CRAW – region 11 completed!

Team This Is The Way managed to complete the penultimate region across the Great White North on 3rd November, taking a total of 52 days. This averaged 51.63 miles per day for the 2,685 miles.

I ended with the fourth highest mileage for the team with 293.8 miles and 237th overall for the region (at time of completion, this may well change as other people finish the region).

We used up 12 of our contingency days in this region, so only have 17 left in hand to try and complete within 486 days for the silver buckle. 28,151 miles completed with 2,057 to go.

CRAW – region 10 completed!

As close to home as I’m going to get on this global adventure, with a run across Europe taking on 2,696 miles. We began on 2nd August and took a total of 42 days, finishing on 12 September.

I finished with the 2nd highest mileage for the team with 346.15 miles and 148th for the region (at time of checking)

That’s 10 of the 12 regions ticked off and over 26,466 of 30,204 miles covered. We are currently averaging 66.14 miles per day, putting our completion days at 457 (rounded up), well within the silver buckle target of 486 days.

CRAW – region 9 completed!

A return to the longer regions as we trekked across the Stans for a total of 2,319 miles. Starting on 29th June we took a total of 35 days, finishing on 2nd August (after accidentally finishing mid-July with a typo that had to be corrected).

Now that my ultra is over and I’m back into marathon training, I finished 7th in the team with 234.09 miles, placing me 294th in the region and the team in 29th.

That’s 9 of the 12 regions ticked off and over 22,770 of 30,204 miles covered. We are currently averaging 66.38 miles per day, putting our completion days at 455, well within the silver buckle target of 486 days.

CRAW – region 8 completed!

Another short region, travelling across the Indian subcontinent, and with the late addition of a teammate’s husband (as we only started the region with 9 members) we finished the 1,661 miles in 24 days, starting on 6th June and finishing on 29th June.

Once again I logged the most miles for the team, but once my big race is out of the way this weekend that won’t be the case, so I enjoyed top spot with 255.4 miles, placing me 66th overall for the region (at time of writing). The team finished in 49th place.

That’s 8 of the 12 regions ticked off and over 20,451 of 30,204 miles covered. We are currently averaging 66.39 miles per day, putting our completion days at 455, well within the silver buckle target of 486 days.

CRAW – region 7 completed!

A lovely short region this one, travelling 1,989 miles up from Singapore to Bangladesh that we started on 9th May and finished on 6th June, a total of 29 days.

I was top logger of miles for the team again this region, totalling 322.98 miles, putting me 52nd for the region at time of finishing, and the team 28th.

As a team we have now completed 7 regions (of 12) racking up a total of 18,790 miles in 284 days. Our average miles per day is now 66.16, putting us on target to complete all 12 regions within 457 days, well within the 486 day target for a silver buckle.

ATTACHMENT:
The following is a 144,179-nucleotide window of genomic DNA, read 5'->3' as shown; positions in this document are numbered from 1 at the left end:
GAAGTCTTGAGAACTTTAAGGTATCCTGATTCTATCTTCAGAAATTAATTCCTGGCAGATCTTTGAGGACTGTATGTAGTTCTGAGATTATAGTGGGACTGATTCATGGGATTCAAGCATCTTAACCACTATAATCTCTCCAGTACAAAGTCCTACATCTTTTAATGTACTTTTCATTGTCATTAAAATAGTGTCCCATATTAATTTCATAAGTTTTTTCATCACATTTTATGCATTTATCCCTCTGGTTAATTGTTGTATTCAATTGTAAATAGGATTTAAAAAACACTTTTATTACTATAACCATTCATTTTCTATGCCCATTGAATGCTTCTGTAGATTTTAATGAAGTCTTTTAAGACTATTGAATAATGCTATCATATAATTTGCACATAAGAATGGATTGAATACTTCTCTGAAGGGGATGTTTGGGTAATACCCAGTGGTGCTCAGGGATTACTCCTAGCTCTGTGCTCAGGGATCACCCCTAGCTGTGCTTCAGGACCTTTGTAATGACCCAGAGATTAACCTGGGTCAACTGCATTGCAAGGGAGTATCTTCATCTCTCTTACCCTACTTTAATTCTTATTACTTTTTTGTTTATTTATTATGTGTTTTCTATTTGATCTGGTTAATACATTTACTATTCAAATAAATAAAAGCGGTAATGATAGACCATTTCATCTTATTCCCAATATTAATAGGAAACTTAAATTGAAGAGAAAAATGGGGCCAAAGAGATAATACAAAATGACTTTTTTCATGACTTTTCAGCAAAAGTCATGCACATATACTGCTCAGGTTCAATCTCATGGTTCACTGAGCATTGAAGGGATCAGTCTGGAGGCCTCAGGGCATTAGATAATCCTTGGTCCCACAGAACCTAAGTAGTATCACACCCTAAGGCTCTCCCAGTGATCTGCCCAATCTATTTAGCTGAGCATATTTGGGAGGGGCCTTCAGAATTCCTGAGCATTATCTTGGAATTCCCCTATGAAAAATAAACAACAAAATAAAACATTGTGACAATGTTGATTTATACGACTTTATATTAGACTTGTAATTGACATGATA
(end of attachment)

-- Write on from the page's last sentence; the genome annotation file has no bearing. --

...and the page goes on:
CRAW – region 6 completed!

A shortish region this one and team This Is The Way managed to complete the 2,088 miles across the islands of Indonesia in a total of 32 days, starting on 8th April and finishing on 9th May.

We did overshoot the target number of miles due to not keeping on top of logging miles daily (especially towards the end) which is a shame as more miles could have been counted towards the next region which travels North through Malaysia, Thailand and Myanmar.

I logged the most miles for the team again with 366.63 miles, which put me (at time of completion) 43rd individual highest mileage for the region. The team was 19th with the overshoot.

We have now completed 6 regions (halfway in terms of region count) racking up 16,801 miles (over halfway in distance) in 255 days. Still on target for a sub-16 month completion time and that silver buckle.

CRAW – region 5 completed!

Team This is the way has left the island of Australia behind, after a 2,638 mile trek from Tasmania up to Darwin.

We had started region 5 on 28th February, and finishing on 8th April means it took us a total of 40 days, averaging 65.95 miles per day as a team.

I managed to log the most miles for the team in this region with 421.77, putting me in 54th place for the region at time of finishing, and the team in 29th place with a little overrun (but this all changes as other teams and individuals finish).

We have now completed 5 regions (14,713 miles) in a total of 223 days, averaging just under 66 miles per day. The total 30,208 miles of the trip would take us 458 days at that rate, well within the 16 month cut-off for a silver buckle.

Letters to my MP: Support an inquiry into assisted dying

Dear Thangam Debbonaire MP,

I am writing as your constituent to urge you to support calls for an inquiry into the law banning assisted dying in England and Wales. I have been prompted to write after Dr Henry Marsh announced his advanced cancer diagnosis, and argued powerfully for the right to have the option to choose the time and manner of his own death. And in November 2020, the Court of Appeal refused Paul Lamb permission to challenge the law – which is likely to end the prospect of any change in the law as a result of a court decision. In other words, the matter is firmly one for Parliament to resolve.

I hope you can write on my behalf to the Secretary of State for Justice and Chairs of the Health, Justice, and Human Rights Select Committees, and call upon them to instigate a review into the law.